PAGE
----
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U.S.S.C. Grants Cert to Decide Whether a Defendant-Employer Can Moot a Putative Collective Action By “Picking Off” the Named Plaintiff
Genesis HealthCare Corp. v. Symczyk
As reported by law360 and the ScotusBlog, today the Supreme Court announced that it had granted Certiori to a Defendant-employer who sought to moot a putative collective action by offering “full relief” to the named-Plaintiff before she could file a motion seeking conditional certification of her claims as a collective action.
Initially, the trial court dismissed the plaintiff’s claims noting that:
[Plaintiff] does not contend that other individuals have joined her collective action. Thus, this case, like each of the district court cases cited by Defendants, which concluded that a Rule 68 offer of judgment mooted the underlying FLSA collective action, involves a single named plaintiff. In addition, Symczyk does not contest Defendants’ assertion that the 68 offer of judgment fully satisfied her claims….
However, the Third Circuit reversed reasoning, in part:
When Rule 68 morphs into a tool for the strategic curtailment of representative actions, it facilitates an outcome antithetical to the purposes behind § 216(b). Symczyk’s claim-like that of the plaintiff in Weiss—was “acutely susceptible to mootness” while the action was in its early stages and the court had yet to determine whether to facilitate notice to prospective plaintiffs. See Weiss, 385 F.3d at 347 (internal quotation marks omitted). When the certification process has yet to unfold, application of the relation back doctrine prevents defendants from using Rule 68 to “undercut the viability” of either’ type of representative action. See id. at 344.…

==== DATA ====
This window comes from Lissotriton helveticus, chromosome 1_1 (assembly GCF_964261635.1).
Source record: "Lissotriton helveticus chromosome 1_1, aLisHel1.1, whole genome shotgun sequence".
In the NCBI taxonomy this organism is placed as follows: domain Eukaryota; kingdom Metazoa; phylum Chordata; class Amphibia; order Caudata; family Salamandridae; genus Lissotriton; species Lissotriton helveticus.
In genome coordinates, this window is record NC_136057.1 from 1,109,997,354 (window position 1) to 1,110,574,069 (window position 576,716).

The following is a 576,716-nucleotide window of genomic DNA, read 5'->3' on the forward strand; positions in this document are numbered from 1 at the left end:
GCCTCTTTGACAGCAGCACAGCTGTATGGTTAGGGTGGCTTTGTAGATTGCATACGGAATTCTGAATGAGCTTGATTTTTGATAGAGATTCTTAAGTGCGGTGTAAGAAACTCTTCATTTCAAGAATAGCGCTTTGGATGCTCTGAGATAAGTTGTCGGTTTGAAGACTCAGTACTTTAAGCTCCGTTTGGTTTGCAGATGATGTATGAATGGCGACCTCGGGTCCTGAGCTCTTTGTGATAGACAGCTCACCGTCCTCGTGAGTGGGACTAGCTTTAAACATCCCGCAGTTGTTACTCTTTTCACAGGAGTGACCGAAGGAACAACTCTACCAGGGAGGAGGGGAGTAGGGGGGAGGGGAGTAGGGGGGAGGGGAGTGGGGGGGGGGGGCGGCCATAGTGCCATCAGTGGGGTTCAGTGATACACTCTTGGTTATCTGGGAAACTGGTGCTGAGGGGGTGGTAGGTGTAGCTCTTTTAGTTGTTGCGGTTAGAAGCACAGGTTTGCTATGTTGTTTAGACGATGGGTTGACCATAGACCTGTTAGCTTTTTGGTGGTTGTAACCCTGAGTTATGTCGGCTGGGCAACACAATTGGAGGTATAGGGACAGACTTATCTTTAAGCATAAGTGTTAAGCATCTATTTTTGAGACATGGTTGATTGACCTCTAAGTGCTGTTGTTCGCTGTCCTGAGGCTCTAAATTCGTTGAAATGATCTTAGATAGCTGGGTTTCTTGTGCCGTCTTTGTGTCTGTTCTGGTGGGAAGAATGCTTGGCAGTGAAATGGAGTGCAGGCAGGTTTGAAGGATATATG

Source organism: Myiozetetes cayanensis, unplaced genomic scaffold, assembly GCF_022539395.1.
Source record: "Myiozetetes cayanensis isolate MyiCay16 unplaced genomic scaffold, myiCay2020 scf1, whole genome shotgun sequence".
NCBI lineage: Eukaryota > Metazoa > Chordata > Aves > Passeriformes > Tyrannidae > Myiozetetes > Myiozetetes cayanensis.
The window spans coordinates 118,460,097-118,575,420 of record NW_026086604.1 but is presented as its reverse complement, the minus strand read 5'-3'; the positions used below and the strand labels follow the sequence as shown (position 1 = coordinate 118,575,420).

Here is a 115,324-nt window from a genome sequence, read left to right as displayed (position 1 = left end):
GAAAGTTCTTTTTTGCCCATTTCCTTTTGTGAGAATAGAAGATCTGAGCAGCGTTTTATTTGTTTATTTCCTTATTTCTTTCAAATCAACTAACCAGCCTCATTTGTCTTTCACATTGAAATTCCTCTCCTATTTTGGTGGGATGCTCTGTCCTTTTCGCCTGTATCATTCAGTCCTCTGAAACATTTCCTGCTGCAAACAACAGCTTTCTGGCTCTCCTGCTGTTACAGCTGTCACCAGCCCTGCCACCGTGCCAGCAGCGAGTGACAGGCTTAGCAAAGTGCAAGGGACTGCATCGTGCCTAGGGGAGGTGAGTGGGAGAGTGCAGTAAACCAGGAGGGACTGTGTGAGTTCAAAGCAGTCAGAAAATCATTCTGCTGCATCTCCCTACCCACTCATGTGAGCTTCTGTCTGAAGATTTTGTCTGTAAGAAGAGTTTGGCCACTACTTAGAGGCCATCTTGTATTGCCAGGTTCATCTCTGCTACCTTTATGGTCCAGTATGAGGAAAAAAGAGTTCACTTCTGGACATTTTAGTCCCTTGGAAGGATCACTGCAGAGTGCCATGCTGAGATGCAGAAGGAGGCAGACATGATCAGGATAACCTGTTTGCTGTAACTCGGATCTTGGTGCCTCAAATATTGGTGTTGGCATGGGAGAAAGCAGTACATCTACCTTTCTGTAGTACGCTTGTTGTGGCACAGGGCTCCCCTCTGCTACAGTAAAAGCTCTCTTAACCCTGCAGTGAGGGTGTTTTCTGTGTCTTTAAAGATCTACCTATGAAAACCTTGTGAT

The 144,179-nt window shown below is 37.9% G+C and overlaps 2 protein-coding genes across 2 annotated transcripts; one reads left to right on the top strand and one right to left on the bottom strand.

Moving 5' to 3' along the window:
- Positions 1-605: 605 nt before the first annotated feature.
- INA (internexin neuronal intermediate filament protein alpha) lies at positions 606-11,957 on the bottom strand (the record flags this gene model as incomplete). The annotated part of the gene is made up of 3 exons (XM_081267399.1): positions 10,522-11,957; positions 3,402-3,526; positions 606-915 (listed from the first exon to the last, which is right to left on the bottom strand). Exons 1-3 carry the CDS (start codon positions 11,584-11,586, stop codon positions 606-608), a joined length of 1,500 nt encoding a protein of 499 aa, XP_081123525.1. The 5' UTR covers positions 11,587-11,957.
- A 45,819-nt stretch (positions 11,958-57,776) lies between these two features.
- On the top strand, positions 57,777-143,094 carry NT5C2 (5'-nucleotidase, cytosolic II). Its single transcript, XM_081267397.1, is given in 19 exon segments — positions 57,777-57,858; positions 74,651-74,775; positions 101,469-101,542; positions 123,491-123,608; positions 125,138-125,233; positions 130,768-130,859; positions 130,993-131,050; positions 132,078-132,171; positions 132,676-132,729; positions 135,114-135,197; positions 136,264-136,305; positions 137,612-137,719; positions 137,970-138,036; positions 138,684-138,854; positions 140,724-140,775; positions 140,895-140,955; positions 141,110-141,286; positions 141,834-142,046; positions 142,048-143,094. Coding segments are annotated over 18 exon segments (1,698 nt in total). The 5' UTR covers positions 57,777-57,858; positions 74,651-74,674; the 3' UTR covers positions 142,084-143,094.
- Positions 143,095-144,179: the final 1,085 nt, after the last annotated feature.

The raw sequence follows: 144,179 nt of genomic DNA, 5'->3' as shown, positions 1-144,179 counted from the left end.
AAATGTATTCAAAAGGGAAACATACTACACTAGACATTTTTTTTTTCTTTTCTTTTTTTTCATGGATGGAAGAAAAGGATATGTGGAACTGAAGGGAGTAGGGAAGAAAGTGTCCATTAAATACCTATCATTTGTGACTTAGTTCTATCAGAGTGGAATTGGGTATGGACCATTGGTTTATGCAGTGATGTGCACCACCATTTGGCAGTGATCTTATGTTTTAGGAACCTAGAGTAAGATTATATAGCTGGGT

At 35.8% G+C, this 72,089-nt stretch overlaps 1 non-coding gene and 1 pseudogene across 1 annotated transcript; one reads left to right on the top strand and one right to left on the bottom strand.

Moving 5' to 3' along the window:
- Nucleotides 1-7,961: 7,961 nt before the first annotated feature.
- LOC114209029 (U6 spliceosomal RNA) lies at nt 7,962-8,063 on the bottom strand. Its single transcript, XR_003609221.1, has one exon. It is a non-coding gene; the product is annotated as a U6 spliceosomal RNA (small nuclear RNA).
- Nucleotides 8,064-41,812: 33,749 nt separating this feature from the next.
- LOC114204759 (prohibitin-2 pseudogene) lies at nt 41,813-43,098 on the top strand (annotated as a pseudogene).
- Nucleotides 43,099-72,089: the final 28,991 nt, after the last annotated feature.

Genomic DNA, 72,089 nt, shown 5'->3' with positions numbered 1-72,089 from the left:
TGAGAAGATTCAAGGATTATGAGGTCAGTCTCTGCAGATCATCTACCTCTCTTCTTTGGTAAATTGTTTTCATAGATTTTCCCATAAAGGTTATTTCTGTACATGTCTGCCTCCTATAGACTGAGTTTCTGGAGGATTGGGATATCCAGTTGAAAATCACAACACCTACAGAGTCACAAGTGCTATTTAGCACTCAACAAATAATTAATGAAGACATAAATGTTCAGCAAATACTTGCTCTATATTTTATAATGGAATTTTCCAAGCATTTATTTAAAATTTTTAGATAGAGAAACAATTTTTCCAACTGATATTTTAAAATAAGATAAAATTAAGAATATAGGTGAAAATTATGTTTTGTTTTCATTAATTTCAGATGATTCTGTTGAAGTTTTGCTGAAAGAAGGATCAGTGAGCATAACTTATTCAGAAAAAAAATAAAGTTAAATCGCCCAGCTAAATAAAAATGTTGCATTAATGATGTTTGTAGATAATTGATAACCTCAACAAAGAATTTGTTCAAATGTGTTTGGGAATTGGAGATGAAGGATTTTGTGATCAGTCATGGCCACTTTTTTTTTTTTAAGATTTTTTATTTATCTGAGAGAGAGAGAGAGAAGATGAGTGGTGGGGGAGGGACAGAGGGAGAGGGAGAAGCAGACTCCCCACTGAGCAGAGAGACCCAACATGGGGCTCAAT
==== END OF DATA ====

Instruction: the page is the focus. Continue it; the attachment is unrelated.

In sum, we believe the relation back doctrine helps ensure the use of Rule 68 does not prevent a collective action from playing out according to the directives of § 216(b) and the procedures authorized by the Supreme Court in Hoffmann–La Roche and further refined by courts applying this statute. Depriving the parties and the court of a reasonable opportunity to deliberate on the merits of collective action “conditional certification” frustrates the objectives served by § 216(b). Cf. Sandoz, 553 F.3d at 921 (explaining “there must be some time for a[n FLSA] plaintiff to move to certify a collective action before a defendant can moot the claim through an offer of judgment”). Absent undue delay, when an FLSA plaintiff moves for “certification” of a collective action, the appropriate course—particularly when a defendant makes a Rule 68 offer to the plaintiff that would have the possible effect of mooting the claim for collective relief asserted under § 216(b)—is for the district court to relate the motion back to the filing of the initial complaint.
Now the Supreme Court will apparently be weighing in on the issue.
Of note, the plaintiff was a single plaintiff and had not sought conditional certification of a collective action at the time the defendant sought to moot the claim. We will see how much, if at all, these facts play into the Court’s decision to come.